Coronavirus Reaches 'End Of Earth' As First Outbreak Hits Antarctica

Coronavirus Reaches ‘End Of Earth’ As First Outbreak Hits Antarctica

Coronavirus Antarctica

The coronavirus has landed in Antarctica, the last continent previously free from COVID-19. Health and army officials have scrambled to clear out and quarantine staff from a remote research station. Ocean and icebergs have surrounded it.

Chile’s armed forces said at least 36 people had been infected at its Bernardo O’Higgins base. It also includes 26 army personnel and 10 civilian contractors conducting maintenance at the base.

Chile’s army runs the permanently staffed research station. It lies near the tip of a peninsula in northernmost Antarctica, overlooking a bay often dotted with icebergs.

Image: Reuters

Health authorities said, the base personnel “are already properly isolated and constantly monitored.” The army said, there had so far been no complications.

Research and military stations in Antarctica had gone to extraordinary lengths in recent months to keep the virus out. It included canceling tourism, scaling back activities and staff, and locking down facilities.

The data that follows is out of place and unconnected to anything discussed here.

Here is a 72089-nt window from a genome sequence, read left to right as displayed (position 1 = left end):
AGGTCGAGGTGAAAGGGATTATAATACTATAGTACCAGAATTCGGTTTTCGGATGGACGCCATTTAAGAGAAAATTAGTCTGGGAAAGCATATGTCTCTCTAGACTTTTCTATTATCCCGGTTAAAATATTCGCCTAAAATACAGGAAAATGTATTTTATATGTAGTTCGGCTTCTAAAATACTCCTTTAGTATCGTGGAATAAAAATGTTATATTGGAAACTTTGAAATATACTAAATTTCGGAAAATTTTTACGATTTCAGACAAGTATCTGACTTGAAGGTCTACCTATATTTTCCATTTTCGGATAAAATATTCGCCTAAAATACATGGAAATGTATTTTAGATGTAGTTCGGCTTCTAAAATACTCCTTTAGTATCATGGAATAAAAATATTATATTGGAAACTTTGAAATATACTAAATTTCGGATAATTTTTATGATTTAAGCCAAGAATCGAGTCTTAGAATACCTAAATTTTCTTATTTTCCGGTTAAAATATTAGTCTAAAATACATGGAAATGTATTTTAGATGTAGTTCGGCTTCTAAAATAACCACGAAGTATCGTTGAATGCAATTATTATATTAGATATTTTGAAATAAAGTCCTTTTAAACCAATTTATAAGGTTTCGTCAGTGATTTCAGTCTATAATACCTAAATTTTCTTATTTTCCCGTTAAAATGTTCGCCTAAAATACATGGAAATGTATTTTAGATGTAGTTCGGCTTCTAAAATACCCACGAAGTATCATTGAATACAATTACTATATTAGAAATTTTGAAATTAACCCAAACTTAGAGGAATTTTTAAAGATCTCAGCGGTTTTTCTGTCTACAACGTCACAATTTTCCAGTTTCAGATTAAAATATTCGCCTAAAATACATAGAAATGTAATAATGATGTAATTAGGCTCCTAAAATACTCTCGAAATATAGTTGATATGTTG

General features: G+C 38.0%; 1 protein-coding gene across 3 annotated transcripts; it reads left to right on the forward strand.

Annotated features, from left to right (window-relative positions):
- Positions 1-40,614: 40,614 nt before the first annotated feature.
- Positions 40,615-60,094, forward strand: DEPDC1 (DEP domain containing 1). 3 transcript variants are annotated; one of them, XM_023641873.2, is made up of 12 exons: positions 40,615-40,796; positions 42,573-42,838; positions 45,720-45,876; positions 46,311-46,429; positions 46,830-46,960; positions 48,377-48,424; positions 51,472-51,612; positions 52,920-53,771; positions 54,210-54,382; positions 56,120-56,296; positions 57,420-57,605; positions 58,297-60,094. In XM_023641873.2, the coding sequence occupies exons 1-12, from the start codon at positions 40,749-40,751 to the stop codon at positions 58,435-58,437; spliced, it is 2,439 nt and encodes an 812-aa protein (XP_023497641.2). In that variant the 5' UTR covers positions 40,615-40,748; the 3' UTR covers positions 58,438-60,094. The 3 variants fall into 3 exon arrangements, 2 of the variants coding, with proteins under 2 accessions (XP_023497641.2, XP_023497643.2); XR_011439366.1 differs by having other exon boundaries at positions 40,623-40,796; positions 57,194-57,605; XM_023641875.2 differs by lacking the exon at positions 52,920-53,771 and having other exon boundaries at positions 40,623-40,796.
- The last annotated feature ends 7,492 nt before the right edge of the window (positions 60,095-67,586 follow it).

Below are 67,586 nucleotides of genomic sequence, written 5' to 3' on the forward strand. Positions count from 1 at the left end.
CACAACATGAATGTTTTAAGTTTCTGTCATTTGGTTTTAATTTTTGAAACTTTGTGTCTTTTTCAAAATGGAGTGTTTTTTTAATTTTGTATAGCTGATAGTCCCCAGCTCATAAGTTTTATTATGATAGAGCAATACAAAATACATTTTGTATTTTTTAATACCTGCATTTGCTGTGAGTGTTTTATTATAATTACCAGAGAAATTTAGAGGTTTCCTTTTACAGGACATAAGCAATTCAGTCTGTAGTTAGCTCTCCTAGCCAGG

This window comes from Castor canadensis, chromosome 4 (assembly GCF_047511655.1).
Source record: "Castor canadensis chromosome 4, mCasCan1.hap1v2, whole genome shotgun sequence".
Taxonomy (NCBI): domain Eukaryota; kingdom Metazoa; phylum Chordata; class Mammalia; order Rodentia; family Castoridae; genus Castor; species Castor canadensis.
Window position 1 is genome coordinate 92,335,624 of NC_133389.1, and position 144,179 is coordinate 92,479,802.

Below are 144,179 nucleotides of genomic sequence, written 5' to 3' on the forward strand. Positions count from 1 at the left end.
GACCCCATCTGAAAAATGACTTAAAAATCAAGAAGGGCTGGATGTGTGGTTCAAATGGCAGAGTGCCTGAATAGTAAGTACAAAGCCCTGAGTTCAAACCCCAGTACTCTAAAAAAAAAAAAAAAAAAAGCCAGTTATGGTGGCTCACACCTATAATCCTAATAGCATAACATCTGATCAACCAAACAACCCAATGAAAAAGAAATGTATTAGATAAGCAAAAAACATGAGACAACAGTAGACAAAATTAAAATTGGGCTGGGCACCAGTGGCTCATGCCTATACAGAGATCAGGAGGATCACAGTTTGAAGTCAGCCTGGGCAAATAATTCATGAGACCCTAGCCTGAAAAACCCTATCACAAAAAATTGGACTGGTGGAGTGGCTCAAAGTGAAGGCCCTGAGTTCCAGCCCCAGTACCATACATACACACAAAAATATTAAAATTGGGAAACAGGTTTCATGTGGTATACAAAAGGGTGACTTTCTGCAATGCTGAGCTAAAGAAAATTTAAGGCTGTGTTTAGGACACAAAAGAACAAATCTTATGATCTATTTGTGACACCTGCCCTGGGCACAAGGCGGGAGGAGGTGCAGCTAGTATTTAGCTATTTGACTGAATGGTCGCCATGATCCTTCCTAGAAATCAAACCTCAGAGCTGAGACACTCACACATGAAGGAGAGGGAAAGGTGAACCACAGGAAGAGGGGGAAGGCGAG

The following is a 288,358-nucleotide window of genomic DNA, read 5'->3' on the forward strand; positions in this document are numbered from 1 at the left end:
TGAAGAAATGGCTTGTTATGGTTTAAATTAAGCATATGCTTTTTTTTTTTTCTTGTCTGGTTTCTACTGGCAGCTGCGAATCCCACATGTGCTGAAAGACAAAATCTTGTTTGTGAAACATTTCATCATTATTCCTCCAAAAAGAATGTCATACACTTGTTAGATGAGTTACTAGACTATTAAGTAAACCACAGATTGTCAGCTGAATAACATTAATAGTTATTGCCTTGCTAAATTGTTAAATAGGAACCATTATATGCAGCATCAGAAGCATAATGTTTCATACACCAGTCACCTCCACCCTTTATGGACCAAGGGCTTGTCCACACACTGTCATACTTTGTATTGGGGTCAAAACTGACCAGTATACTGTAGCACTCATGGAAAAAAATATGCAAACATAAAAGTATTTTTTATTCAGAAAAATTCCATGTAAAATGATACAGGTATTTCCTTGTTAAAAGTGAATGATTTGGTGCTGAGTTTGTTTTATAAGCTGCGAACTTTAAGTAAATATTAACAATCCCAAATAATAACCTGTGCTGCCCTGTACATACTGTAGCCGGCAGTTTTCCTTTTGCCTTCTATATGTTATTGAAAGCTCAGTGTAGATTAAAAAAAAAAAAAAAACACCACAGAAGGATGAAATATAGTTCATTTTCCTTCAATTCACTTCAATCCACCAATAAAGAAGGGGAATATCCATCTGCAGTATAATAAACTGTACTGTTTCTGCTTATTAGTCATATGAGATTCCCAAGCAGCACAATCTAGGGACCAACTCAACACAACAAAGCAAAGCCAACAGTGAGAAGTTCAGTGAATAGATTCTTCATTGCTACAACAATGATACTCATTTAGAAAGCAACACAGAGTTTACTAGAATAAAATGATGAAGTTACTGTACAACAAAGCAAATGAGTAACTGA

Researchers with the British Antarctic Survey estimate about 1,000 people at 38 stations across the frozen continent had safely navigated the southern hemisphere winter without incident. But an uptick in travel to and from the region this spring and early summer have heightened infection risk.

Image: Reuters

Coronavirus in Antarctica

An Army press officer said two soldiers fell ill due to COVID-19 in mid-December.

The Magallanes region, one of the closest populated areas to Antarctica and take-off point for many boats and planes headed to the continent, is among the hardest-hit in Chile.

Much of the area, blasted by cold winds off the ocean, mountains, and glaciers, has been under quarantine restrictions for months.

Chile’s Navy reported it too had detected three cases of COVID-19 among 208 crew members of a ship that had sailed in the Antarctic region between November 27 and December 10.

Also Read: COVID-19: A Brief History Of Deadly Coronavirus

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